An alumni of Doon School and St Stephens’ College, Sumer Singh, Principal, Daly College, Indore has been Head of the Lawrence School, Sanawar for seven years and Director of the Asian School. He also taught at the Doon School and at Gordonstoun, Scotland, Boxhill, St Anne’s, England and UWC, Wales. He was Advisor (Education) Government of Punjab. Author of three books-’Doon The Story of a School’ and ‘Unity in Diversity’ and ‘The Daly College’ share his experience on changing school education system in India.
How has education sector evolved over past last five years?
The school education is not healthy. With all good intentions to provide free and compulsory education, the government has enacted a law which will definitely lower the educational standards and competency in this country.
Would you like to share any major obstacle faced by Daly College?
More and more Indians desire to provide good education to their children. The demand for admission in good schools is growing much faster than the number of seats available. Possibly the biggest challenge being faced by us at Daly College is the pressure for admissions that we are unfortunately unable to meet.
Would you like to comment on Supreme Court guidelines on ragging?
The Supreme Court had ruled that schools must take firm action against cases of ragging. But, at the same time, the Parliament has ruled that a school cannot take any mental or physical action against any student nor can they suspend or expel them. It is indeed tough for school authorities at times to deal with such cases on campus and punish the students in case they violate the guidelines.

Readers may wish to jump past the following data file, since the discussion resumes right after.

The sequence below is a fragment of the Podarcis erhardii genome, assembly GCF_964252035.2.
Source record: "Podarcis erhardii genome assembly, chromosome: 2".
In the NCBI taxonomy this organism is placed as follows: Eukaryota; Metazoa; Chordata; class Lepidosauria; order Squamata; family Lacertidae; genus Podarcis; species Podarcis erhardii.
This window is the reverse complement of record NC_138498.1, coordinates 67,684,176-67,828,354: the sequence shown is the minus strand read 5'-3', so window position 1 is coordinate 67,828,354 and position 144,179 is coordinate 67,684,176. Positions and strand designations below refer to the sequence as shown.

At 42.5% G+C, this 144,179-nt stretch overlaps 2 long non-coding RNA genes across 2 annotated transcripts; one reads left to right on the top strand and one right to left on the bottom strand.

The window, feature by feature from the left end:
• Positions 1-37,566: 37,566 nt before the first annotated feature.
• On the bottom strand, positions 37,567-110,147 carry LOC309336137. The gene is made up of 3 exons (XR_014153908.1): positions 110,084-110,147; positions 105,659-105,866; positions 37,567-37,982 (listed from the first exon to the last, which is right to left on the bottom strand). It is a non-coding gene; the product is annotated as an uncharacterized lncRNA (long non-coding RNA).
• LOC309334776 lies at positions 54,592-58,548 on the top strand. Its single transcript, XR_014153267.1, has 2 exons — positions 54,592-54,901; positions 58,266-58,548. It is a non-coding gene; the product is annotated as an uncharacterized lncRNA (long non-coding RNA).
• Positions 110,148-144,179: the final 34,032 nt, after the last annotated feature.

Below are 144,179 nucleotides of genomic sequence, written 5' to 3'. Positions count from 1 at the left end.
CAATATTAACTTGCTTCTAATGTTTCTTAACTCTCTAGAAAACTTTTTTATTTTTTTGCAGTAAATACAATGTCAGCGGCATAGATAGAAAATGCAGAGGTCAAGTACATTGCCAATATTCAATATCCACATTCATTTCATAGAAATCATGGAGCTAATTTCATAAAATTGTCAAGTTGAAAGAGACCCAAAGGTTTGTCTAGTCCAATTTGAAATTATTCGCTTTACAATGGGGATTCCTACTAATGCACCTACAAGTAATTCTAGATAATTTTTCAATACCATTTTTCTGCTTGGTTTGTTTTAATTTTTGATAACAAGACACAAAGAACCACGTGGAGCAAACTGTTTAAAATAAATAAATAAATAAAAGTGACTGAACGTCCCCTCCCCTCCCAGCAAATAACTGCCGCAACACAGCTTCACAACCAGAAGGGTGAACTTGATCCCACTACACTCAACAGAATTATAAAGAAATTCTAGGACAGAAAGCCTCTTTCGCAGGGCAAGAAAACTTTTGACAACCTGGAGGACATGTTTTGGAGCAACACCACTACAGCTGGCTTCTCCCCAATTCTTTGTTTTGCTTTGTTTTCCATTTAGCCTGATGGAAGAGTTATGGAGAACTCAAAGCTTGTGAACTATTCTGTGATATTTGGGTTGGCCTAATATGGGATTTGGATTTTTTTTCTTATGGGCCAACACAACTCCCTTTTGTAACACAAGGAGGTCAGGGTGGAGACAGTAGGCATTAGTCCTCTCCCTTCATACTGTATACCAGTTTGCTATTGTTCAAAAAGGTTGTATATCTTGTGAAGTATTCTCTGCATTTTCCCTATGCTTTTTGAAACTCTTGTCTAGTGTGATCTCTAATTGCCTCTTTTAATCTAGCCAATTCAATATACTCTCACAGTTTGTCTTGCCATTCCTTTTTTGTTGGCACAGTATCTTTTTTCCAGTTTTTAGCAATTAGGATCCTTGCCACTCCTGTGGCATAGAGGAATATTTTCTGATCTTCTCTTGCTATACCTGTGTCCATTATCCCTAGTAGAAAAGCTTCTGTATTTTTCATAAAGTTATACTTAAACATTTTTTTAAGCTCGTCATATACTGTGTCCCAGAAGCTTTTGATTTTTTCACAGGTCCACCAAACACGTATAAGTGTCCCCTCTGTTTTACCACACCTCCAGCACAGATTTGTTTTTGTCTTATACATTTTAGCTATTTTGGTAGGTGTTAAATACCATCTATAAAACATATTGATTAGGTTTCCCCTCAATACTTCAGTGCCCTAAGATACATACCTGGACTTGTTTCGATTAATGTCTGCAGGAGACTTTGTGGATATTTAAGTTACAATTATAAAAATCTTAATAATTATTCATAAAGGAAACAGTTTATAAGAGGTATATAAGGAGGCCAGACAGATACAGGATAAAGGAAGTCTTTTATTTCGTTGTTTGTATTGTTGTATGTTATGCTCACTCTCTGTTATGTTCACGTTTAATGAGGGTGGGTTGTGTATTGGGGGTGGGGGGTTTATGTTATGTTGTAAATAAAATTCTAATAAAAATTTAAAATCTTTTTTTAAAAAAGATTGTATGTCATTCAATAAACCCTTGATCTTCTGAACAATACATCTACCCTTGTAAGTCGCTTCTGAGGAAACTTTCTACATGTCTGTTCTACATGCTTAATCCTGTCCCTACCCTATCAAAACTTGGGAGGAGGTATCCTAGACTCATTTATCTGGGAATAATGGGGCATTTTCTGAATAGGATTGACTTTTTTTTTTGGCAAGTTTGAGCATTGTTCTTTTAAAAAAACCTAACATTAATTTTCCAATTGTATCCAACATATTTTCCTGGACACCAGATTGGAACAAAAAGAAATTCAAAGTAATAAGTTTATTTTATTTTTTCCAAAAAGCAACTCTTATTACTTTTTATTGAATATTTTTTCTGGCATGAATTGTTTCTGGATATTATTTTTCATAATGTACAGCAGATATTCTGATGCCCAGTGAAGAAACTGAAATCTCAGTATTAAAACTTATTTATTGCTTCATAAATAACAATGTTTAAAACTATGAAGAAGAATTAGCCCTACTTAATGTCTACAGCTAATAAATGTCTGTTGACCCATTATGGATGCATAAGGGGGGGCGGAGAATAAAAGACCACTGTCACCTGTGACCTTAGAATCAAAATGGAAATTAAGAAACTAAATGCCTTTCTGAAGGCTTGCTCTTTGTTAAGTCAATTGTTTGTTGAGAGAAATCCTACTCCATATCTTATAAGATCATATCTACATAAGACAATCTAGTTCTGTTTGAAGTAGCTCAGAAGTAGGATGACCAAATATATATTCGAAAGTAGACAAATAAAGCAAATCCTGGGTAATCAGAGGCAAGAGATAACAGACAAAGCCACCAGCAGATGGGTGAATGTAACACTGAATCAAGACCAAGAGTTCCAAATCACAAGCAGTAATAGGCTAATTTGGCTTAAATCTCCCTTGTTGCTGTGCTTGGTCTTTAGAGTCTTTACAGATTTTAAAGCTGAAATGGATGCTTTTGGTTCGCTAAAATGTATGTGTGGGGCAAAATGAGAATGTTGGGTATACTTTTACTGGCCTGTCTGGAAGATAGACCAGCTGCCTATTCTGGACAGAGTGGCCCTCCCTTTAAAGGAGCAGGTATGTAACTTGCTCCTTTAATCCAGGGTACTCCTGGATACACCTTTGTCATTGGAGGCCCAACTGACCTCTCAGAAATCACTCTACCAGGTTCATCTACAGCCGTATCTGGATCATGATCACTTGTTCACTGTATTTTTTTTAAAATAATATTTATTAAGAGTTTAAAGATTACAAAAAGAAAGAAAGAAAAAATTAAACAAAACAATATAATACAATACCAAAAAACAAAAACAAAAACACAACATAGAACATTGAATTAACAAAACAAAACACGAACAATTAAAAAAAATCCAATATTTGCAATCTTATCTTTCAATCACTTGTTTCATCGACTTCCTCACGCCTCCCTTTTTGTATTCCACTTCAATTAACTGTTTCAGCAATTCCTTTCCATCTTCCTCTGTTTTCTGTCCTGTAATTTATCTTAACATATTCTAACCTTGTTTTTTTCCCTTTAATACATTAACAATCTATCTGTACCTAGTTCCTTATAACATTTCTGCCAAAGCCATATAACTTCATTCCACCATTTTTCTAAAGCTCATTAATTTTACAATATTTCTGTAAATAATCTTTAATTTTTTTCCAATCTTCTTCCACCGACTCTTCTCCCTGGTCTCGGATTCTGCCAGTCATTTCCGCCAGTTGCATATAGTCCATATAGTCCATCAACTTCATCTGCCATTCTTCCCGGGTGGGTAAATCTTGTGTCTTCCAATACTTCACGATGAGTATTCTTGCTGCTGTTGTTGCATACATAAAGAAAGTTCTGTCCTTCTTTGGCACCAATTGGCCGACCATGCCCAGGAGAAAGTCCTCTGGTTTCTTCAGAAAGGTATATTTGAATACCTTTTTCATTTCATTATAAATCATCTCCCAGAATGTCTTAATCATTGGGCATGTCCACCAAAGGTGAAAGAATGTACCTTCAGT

What are the new initiatives undertaken in your school?
Our school believes in student initiatives and student leadership. There are any number of innovations taking place on a regular basis. These include building of hostels in the school for hearing impaired and mentally retarded in the Missionaries of Charity Home; toilets for girls in government schools; a green club with demonstration centre; garbage management; resource centre for students of Indore; and a course for foreign students on Indian Culture..
What are the special training programmes undertaken by your school for teacher development?
Our teachers are supported to take part in workshops and regular educational upgrades. Nearly 30 teachers travel abroad every year.
Please share your experience as an administrator.
As an administrator, I realise that the major challenge is to keep up with all the suggestions and resultant changes that occur owing to student and staff initiatives.
Would you like to comment on the impact of RTE on school education?
Parliament has now stopped us from conducting entrance tests and therefore the very basis of our existence has been challenged. Admissions these days are merely based on lottery. Merit is no longer a key factor in granting admission to a student. This practice will obviously lead to degradadtion of quality of education in the long run.